Difference between terrestrial and aquatic plants

  • Aquatic plants are plants that have adapted to living in water related environments (saltwater or freshwater). They are also referred to as hydrophytes. These plants require special adaptations for living submerged in water, or at the water's surface.  Aquatic plants can only grow in water or in soil that is permanently saturated with water.
  • A terrestrial plant, on the other hand, is one that grows on or in or from the land

Aquatic invasive plants commonly found in Joburg

  • Red water fern (Azolla filiculoides)
  • Water hyacinth (Eichornia crassipes)
  • Parrot’s feather (Myriophyllum aquaticum)
  • Pickerel weed (Pontederia cordata)
  • Kariba weed (Salvinia molesta)
  • Yellow water lily (Nymphaea mexicana)

How to identify alien species in your garden

There is no step by step guide to learning the different types of alien invasive plants (or any other plant), it just takes time, patience and effort. Identifying plants is not easy.

  • By using a guide book. Get to know the different parts of a plant. Some books may have a plant key which is useful but sometimes difficult to use. The smell of the plant (crushed leaves) can also be a useful guide.
  • By asking around, starting with your neighbours or residents association. Inviting someone to your garden could open avenues. Or take a plant for identification to a botanic garden, university, garden centre, nursery or to your local council extension office; remember to take as many parts of the plant as you can –a flower, stem with leaves and seed, fruit.
  • By using the internet. There is a vast amount of information and photographs on the internet for different countries.
  • By attending a course on alien plans.

Steps on how to remove alien invasive species from your garden

  • Section 75 (1) of the National Environmental Management: Biodiversity Act, 2004 states that the “control and eradication of a listed invasive species must be carried by means of methods that are appropriate for the species concerned and the environment in which it occurs”. Section (2) states that any action taken must be done with caution and cause the least possible damage to the environment and to biodiversity. Section (3) states that control must also be directed at the offspring, propagating material (flowers, fruit, seed for example)) and any regrowth of the alien species concerned.
  • Alien invasive plants are controlled using three methods: physical/mechanical (hand pulling, cutting, heavy machinery), chemical (by using registered poisons/herbicides) and biological (by introducing the plants natural enemies). Using a combination of methods is often the most effective means of control.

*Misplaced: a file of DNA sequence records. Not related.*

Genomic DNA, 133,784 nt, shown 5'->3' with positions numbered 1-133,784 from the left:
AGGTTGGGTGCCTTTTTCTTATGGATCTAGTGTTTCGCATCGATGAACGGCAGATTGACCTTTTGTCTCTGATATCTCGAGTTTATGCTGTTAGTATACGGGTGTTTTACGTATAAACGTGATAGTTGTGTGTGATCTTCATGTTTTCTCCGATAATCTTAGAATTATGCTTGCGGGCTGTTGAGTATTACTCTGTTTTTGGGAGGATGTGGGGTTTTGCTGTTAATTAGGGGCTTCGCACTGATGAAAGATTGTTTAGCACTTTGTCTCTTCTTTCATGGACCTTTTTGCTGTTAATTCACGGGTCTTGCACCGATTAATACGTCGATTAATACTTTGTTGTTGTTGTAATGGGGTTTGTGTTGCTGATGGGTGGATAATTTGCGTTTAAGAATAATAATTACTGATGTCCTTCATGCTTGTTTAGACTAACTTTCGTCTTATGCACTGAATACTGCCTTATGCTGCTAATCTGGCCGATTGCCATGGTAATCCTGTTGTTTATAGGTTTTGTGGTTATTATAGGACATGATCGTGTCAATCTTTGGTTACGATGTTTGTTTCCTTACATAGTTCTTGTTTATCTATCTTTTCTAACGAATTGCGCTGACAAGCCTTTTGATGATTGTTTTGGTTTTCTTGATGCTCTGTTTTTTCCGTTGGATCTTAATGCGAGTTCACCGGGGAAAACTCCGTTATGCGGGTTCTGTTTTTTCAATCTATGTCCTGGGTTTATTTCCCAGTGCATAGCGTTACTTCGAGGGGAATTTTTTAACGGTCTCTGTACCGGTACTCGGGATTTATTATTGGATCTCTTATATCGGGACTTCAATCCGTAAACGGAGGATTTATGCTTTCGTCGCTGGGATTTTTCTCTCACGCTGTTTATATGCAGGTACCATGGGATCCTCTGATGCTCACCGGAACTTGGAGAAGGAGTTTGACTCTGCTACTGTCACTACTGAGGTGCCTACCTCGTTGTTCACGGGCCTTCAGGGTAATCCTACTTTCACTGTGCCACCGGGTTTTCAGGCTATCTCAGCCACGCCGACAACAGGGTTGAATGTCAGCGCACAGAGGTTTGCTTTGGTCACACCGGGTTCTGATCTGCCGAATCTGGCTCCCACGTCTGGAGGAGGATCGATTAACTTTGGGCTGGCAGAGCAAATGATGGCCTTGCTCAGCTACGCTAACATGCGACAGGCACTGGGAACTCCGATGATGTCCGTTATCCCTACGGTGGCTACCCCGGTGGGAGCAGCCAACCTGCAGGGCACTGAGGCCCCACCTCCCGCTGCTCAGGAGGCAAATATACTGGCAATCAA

• The first step is to identify the target plant correctly. Then determine the best method considering life stage of the plant using literature, expertise and the internet.
  • Be certain you know what and how before you begin. Health and safety is paramount, have the correct functional tools and personal protective clothing and equipment. Beware of possible damage to infrastructure and the environment. Generally do not conduct alien invasive control when there is a wind blowing as this could cause a tree to topple in the wrong direction and could cause herbicide to drift. If you are using a herbicide, always follow the manufacturer’s instructions on the label.
  • Some invasive alien plants may contain a poisonous sap and some have nasty spines, prickles or hairs. Beware.

How to remove large alien invasive plant species e.g. Bluegum Tree

  •  If the tree is large, if the tree is close to infrastructure or if you are unsure of your capability, then it’s preferable to get an expert to remove the tree for you. The cut stump should then be treated with herbicide.
  • One person can do a lot toward successfully removing invasive species. If you have an invasive plant in your garden and it has the potential to become a large tree, rather remove the plant immediately. As time goes by, it becomes more difficult and costly to remove and the potential to damage infrastructure increases.

How to remove challenging plants eg. sprouting invaders (wattles)

  • Many alien plants, if they have not been cut or poisoned properly, will sprout again from the cut stump. Generally, once the new growth is about knee high, it can be sprayed with a suitable registered herbicide. Remember to check regularly if all regrowth has been killed and, if necessary, re-spray.
  • Also look for seedlings germinating around the cut stump. These can usually be pulled up by hand or dug up.